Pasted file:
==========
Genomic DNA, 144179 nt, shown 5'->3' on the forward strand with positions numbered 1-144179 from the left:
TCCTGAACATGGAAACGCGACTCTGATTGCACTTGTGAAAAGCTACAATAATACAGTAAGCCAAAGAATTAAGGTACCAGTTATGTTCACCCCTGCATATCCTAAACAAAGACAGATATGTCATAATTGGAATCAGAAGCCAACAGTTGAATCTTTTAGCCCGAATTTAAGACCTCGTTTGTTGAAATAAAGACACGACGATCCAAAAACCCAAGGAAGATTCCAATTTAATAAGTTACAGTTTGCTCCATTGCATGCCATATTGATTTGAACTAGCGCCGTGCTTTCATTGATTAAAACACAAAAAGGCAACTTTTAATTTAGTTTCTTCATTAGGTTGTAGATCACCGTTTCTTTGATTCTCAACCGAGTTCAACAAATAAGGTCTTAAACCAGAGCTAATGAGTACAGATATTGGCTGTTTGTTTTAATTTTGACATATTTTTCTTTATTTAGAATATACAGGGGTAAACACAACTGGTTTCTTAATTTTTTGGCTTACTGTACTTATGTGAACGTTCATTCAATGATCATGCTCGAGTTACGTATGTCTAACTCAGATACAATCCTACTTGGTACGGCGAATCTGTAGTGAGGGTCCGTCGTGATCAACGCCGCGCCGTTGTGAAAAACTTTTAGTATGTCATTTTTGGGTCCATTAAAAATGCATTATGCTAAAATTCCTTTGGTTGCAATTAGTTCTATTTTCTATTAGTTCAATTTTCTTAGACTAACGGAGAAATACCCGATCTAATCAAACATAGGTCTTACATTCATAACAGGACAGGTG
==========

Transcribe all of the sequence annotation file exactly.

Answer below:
Genomic DNA, 144179 nt, shown 5'->3' on the forward strand with positions numbered 1-144179 from the left:
TCCTGAACATGGAAACGCGACTCTGATTGCACTTGTGAAAAGCTACAATAATACAGTAAGCCAAAGAATTAAGGTACCAGTTATGTTCACCCCTGCATATCCTAAACAAAGACAGATATGTCATAATTGGAATCAGAAGCCAACAGTTGAATCTTTTAGCCCGAATTTAAGACCTCGTTTGTTGAAATAAAGACACGACGATCCAAAAACCCAAGGAAGATTCCAATTTAATAAGTTACAGTTTGCTCCATTGCATGCCATATTGATTTGAACTAGCGCCGTGCTTTCATTGATTAAAACACAAAAAGGCAACTTTTAATTTAGTTTCTTCATTAGGTTGTAGATCACCGTTTCTTTGATTCTCAACCGAGTTCAACAAATAAGGTCTTAAACCAGAGCTAATGAGTACAGATATTGGCTGTTTGTTTTAATTTTGACATATTTTTCTTTATTTAGAATATACAGGGGTAAACACAACTGGTTTCTTAATTTTTTGGCTTACTGTACTTATGTGAACGTTCATTCAATGATCATGCTCGAGTTACGTATGTCTAACTCAGATACAATCCTACTTGGTACGGCGAATCTGTAGTGAGGGTCCGTCGTGATCAACGCCGCGCCGTTGTGAAAAACTTTTAGTATGTCATTTTTGGGTCCATTAAAAATGCATTATGCTAAAATTCCTTTGGTTGCAATTAGTTCTATTTTCTATTAGTTCAATTTTCTTAGACTAACGGAGAAATACCCGATCTAATCAAACATAGGTCTTACATTCATAACAGGACAGGTG